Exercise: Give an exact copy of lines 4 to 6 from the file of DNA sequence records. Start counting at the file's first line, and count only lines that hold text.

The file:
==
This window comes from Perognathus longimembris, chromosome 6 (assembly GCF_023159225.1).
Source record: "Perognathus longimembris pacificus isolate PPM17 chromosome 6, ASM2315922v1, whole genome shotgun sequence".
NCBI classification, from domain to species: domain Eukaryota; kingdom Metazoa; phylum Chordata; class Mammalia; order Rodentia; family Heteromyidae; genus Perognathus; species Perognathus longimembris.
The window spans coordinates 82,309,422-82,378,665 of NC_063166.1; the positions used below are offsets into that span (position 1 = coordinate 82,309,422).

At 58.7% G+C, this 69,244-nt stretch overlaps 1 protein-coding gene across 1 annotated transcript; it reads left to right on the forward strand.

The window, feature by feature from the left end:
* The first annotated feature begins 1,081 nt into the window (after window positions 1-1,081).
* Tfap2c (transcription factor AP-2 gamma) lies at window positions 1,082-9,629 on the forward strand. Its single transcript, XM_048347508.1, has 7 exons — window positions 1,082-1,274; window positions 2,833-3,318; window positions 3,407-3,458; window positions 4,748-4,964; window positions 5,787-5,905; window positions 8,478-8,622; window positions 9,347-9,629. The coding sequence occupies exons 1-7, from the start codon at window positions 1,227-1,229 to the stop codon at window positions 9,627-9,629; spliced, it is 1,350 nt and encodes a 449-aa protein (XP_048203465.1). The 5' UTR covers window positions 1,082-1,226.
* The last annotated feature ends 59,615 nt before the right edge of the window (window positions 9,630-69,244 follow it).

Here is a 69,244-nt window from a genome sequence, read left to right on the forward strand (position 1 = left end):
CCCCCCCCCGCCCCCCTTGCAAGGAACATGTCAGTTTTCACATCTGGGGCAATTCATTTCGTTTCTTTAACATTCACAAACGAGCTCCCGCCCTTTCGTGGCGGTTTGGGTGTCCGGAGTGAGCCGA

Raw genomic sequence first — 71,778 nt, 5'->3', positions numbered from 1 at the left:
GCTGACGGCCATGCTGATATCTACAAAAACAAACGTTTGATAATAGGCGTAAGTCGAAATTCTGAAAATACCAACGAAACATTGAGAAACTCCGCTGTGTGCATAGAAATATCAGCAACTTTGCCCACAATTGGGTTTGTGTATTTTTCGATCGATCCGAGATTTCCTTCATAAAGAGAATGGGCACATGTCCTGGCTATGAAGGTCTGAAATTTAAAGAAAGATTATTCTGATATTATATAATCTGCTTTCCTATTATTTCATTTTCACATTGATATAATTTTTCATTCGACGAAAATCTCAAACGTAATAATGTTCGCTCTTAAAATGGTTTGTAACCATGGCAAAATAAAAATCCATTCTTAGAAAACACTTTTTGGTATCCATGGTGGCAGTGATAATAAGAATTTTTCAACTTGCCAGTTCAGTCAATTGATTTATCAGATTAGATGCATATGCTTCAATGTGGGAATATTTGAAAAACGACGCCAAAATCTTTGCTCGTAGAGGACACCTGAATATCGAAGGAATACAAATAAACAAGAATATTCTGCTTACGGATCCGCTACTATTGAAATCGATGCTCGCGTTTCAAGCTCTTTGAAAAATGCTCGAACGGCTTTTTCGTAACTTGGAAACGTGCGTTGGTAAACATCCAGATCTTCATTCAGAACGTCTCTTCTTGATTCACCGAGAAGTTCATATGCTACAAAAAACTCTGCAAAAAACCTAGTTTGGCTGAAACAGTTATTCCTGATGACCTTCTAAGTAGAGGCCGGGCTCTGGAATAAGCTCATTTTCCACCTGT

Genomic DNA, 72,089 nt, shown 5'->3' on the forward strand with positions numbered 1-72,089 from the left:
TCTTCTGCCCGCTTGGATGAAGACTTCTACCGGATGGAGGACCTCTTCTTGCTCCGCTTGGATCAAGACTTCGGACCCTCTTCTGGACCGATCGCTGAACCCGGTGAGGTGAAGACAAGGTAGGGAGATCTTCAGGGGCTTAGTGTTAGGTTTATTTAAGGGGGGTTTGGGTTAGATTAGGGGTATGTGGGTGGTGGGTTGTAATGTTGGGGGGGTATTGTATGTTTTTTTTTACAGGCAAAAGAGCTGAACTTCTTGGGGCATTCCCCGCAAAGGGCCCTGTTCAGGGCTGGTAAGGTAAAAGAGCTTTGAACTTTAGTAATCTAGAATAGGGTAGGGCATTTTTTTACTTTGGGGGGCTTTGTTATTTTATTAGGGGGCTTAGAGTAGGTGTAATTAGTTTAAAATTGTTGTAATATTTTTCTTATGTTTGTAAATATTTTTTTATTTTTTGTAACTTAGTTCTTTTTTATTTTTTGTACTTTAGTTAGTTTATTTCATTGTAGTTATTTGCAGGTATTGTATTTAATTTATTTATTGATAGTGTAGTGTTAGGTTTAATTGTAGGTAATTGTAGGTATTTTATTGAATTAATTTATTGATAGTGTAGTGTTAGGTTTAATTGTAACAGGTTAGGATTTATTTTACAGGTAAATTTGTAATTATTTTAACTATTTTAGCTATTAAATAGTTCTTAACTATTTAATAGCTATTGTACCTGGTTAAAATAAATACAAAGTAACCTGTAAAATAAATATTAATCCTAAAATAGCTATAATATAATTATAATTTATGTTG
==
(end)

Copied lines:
The window spans coordinates 82,309,422-82,378,665 of NC_063166.1; the positions used below are offsets into that span (position 1 = coordinate 82,309,422).

At 58.7% G+C, this 69,244-nt stretch overlaps 1 protein-coding gene across 1 annotated transcript; it reads left to right on the forward strand.

The window, feature by feature from the left end: